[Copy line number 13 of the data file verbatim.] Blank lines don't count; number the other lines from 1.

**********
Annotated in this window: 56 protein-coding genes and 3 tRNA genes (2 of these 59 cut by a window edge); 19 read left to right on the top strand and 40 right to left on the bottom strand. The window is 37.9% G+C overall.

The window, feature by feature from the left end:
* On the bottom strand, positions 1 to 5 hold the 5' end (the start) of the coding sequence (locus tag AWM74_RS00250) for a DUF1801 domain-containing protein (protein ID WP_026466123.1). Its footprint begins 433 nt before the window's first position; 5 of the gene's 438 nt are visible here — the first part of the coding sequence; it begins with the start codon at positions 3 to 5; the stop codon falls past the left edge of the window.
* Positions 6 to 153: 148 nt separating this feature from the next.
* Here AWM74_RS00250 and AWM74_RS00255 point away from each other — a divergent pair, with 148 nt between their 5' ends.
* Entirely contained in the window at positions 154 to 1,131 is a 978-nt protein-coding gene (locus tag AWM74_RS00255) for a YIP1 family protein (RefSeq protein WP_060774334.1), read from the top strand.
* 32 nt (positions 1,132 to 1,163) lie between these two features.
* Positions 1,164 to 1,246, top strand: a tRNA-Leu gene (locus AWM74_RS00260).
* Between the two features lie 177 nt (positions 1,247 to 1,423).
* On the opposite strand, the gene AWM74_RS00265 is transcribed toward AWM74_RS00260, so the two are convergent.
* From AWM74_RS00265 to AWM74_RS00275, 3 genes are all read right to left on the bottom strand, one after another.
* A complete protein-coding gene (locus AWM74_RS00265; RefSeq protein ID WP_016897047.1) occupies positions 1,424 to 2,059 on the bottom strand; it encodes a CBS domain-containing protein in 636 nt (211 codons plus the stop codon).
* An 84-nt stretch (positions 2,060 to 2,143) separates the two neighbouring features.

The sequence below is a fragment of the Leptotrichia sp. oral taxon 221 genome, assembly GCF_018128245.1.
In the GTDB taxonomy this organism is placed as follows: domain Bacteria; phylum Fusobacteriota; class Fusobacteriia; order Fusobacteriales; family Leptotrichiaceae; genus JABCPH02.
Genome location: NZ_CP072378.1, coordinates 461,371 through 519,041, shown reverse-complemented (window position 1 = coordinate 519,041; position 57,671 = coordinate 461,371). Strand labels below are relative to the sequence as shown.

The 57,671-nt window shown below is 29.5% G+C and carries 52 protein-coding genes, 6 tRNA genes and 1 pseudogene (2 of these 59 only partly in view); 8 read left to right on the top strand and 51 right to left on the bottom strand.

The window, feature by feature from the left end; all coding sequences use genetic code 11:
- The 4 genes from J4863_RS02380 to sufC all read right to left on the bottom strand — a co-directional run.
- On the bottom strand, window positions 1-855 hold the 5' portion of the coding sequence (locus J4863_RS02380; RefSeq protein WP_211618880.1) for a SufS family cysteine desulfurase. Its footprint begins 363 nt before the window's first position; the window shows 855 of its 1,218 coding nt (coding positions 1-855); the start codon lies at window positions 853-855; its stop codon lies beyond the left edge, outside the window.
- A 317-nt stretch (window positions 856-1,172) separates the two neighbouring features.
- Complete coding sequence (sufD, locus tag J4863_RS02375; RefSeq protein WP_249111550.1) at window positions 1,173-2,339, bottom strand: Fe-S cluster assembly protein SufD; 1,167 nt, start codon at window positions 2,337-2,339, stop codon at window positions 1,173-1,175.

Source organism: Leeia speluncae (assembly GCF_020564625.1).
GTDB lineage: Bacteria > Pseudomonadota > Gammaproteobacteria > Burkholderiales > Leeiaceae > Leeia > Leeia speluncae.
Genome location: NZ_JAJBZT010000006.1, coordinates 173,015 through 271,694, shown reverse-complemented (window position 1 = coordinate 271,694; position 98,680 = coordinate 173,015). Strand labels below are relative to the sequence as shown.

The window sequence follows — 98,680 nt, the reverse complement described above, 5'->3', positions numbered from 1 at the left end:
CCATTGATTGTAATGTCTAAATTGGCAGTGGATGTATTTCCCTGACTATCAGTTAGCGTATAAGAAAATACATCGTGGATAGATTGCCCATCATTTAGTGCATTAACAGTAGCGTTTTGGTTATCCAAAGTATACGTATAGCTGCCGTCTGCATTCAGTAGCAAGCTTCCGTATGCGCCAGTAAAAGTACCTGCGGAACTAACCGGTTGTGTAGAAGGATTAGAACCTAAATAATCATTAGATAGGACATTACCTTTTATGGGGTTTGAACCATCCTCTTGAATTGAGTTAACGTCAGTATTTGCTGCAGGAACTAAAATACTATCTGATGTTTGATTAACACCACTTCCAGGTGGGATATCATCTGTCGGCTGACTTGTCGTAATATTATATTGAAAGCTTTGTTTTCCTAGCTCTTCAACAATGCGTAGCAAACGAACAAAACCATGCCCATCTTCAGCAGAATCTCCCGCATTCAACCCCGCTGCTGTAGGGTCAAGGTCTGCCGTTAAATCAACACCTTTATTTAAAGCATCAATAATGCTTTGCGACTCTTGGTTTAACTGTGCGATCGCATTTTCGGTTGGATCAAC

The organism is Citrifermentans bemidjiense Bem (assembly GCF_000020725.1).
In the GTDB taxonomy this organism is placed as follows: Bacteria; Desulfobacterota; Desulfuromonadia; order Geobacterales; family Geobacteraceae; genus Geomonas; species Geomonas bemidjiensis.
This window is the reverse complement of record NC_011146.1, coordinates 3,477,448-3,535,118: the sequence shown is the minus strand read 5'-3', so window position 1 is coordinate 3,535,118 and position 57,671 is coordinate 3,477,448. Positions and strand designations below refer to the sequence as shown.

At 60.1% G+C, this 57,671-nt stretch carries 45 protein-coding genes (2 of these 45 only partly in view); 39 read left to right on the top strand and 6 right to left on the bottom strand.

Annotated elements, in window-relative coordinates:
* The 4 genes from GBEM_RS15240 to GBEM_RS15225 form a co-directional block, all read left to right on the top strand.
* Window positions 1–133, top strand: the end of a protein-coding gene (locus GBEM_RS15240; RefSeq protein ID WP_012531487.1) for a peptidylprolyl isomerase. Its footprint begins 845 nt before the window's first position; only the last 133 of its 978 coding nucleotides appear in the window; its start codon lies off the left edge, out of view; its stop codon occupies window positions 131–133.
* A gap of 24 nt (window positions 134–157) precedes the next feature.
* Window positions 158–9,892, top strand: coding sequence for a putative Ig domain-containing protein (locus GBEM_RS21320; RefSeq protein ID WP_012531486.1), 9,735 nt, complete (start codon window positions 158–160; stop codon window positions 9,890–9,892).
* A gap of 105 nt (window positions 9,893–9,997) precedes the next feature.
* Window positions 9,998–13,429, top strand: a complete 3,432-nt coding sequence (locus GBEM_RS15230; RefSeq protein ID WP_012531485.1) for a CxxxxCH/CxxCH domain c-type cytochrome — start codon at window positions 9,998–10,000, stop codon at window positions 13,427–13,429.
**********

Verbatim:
* An 84-nt stretch (positions 2,060 to 2,143) separates the two neighbouring features.